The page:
50 Savings Potential in the overall industry through improved environmental performance Potential for annual cost savings on achieving industry-best performance value: Molasses Consumption : Rs. 26.95 Crores Water Consumption: Rs. 12.04 Crores Biogas Utilization: Rs. 22.50 Crores Reduction in Total Energy Consumption: Rs. 45.32 Crores
51 Recommendations 1.Serious thinking required in respect of the bottom five (5) units having alarmingly poor environmental performance with the consequent adverse environmental impacts. 2.Mandatory installation of Primary (Biogas) stage of effluent treatment in all the molasses-based plants to generate & utilize biogas as also its close monitoring and control. Retrofitting or replacement of inefficient plants to be carried out to achieve best performance. 3.Ensuring two stage aerobic treatment in Secondary stage of the Effluent Treatment Plant in all molasses-based units discharging into stream or land. (Contd ……)
52 Recommendations 4. Minimizing water consumption by maximum recycling and reuse. 5.Installation of metering systems at identified locations for monitoring the consumption of Biogas, Water, Electricity & fuel. 6.Conversion of Spent Wash into bio-manure or cattle feed to be preferred disposal practice. 7.Energy Conservation training programs and periodic energy audits to identify and eliminate energy wastage and reduce energy consumption. (Contd ……)
53 Recommendation (…….Contd.) 8.Maximum utilization of the treated effluent for irrigation, where bio-composting is not feasible. 9.Adoption of the best available technologies in the following areas, Fermentation Distillation Co-generation of steam/power Effluent Treatment 10. Upgradation of the Management through the implementation of : ISO 14001 Environmental Management System ISO 9001 Quality Management System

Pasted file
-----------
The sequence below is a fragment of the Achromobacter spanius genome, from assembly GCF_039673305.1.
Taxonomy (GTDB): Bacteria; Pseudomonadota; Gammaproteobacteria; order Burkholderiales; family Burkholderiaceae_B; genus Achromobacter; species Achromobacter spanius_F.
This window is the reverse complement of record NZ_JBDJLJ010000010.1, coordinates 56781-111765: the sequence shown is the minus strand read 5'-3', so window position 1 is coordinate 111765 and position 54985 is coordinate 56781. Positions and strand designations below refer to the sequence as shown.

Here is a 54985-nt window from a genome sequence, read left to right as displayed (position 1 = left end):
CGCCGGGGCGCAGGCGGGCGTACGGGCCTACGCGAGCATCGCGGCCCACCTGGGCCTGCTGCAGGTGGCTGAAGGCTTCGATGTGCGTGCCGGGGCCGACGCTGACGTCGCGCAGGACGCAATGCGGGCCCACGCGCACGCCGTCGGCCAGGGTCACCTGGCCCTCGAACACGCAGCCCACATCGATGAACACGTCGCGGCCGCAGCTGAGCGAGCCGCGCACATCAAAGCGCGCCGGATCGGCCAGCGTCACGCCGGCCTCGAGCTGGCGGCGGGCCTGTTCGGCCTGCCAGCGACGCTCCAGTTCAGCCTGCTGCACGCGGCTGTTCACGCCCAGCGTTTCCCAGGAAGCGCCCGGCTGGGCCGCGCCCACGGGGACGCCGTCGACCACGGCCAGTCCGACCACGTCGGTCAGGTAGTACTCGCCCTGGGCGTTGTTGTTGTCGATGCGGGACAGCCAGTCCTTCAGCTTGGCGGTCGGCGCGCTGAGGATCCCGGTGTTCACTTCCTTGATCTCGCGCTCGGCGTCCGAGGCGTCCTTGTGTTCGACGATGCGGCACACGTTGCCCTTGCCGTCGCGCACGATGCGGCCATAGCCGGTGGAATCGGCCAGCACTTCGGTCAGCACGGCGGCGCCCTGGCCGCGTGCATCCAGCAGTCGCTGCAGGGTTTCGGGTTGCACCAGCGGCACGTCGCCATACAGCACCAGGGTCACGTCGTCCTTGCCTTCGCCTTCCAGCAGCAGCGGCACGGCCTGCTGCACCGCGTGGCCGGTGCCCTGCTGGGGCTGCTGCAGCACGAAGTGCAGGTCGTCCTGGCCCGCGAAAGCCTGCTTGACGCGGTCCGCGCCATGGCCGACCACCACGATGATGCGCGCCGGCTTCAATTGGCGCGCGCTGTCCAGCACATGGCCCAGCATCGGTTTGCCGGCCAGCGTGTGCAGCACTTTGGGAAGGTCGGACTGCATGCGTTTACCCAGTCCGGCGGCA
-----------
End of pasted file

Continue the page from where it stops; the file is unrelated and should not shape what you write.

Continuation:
57 PILOT PROGRAMME FOR ENVIRONMENTAL PERFORMANCE RATING AND PUBLIC DISCLOSURE FOR INDUSTRIES PART OF WORLD BANK PROGRAMME SIMILAR IN DESIGN PRINCIPLES TO STUDIES IN INDONESIA, CHINA AND PHILIPINES COLLECTIVE EFFORT OF CII, WORLD BANK AND THE U.P. POLLUTION CONTROL BOARD.
58 INITIATED IN MAY 2001 COVERED 33 INDUSTRIES OF DIFFERENT SIZES AND DIFFERENT SECTORS AT GHAZIABAD AND NOIDA CLASSIFIED BLACK, RED (IMPLYING LACK OF COMPLIANCE) AND BLUE GREEN AND GOLD (LEVELS OF PERFORMANCE MEETING EXISTING STANDARDS) 6 RATED GOLD AND GREEN 16 RATED BLUE 11 RATED BLACK AND RED
59 PILOT INCLUDES LOCATION SPECIFIC PROGRAMME INCLUDES SMALL AND MEDIUM ENTERPRISE ALSO INVOLVES A YES / NO COMPLIANCE RATING AS AGAINST PERFORMANCE RATING
60 FUTURE OUTLOOK DATA ACQUISITION SUCCESSFUL ONLY IF ASSISTED BY REGULATORY AUTHORITIES. SEPARATE IDENTITY OF ENVIRONMENTAL RATING PROGRAM INVOLVEMENT OF A MULTI STAKEHOLDER PANEL FOR RATING VERIFICATION AND OVERSEEING THE RATING PROCESS IS MUST INVOLVEMENT OF TECHNICAL EXPERTS INDEPENDENT FINANCIAL BACKING FOR THE PROJECT PUBLIC ACCESS TO THE DATA GENERATED BY THE RATING PROCESS COMPLETE COOPERATION OF SPCB IS MUST.
61 CHARTER FOR CORPORATE RESPONSIBILITY 2003 BANK GUARANTEE AND ACTION PLAN TO ENSURE COMPLIANCE WITH ANY OR COMBINATION OF FOLLOWING MEASURES COMPOST MAKING WITH PRESS MUD/AGRICULTURAL RESIDUE/MUNICIPAL WASTE CONCENTRATION AND DRYING / INCINERATION BIOMETHANATION, TWO STAGE SECONDARY TREATMENT AND DILUTION WITH PROCESS WATER FOR USE OF EFFLUENTS IN IRRIGATION BIOMETHANATION, SECONDARY TREATMENT AND CONTROLLED DISCHARGE INTO SEA. ONE TIME CONTROLLED APPLICATION ON LAND. STUDY IN THREE MONTHS.
62 ROAD MAP FOR ACHIEVING ZERO DISCHARGE IN INLAND SURFACE WATERS 50 % UTILIZATION OF SPENT WASH BY MARCH 2004 75% UTILIZATION OF SPENT WASH BY MARCH 2005 100 % UTILIZATION OF SPENT WASH BY DECEMBER 2005 NEW DISTILLERIES AND EXPANSION OF EXISTING DISTILLERIES NEW STAND ALONE DISTILLERIES AND EXPANSION OF EXISTING DISTILLERIES WITHOUT ACHIEVING ZERO DISCHARGE IN SURFACE/GROUND WATER NOT TO BE CONSIDERED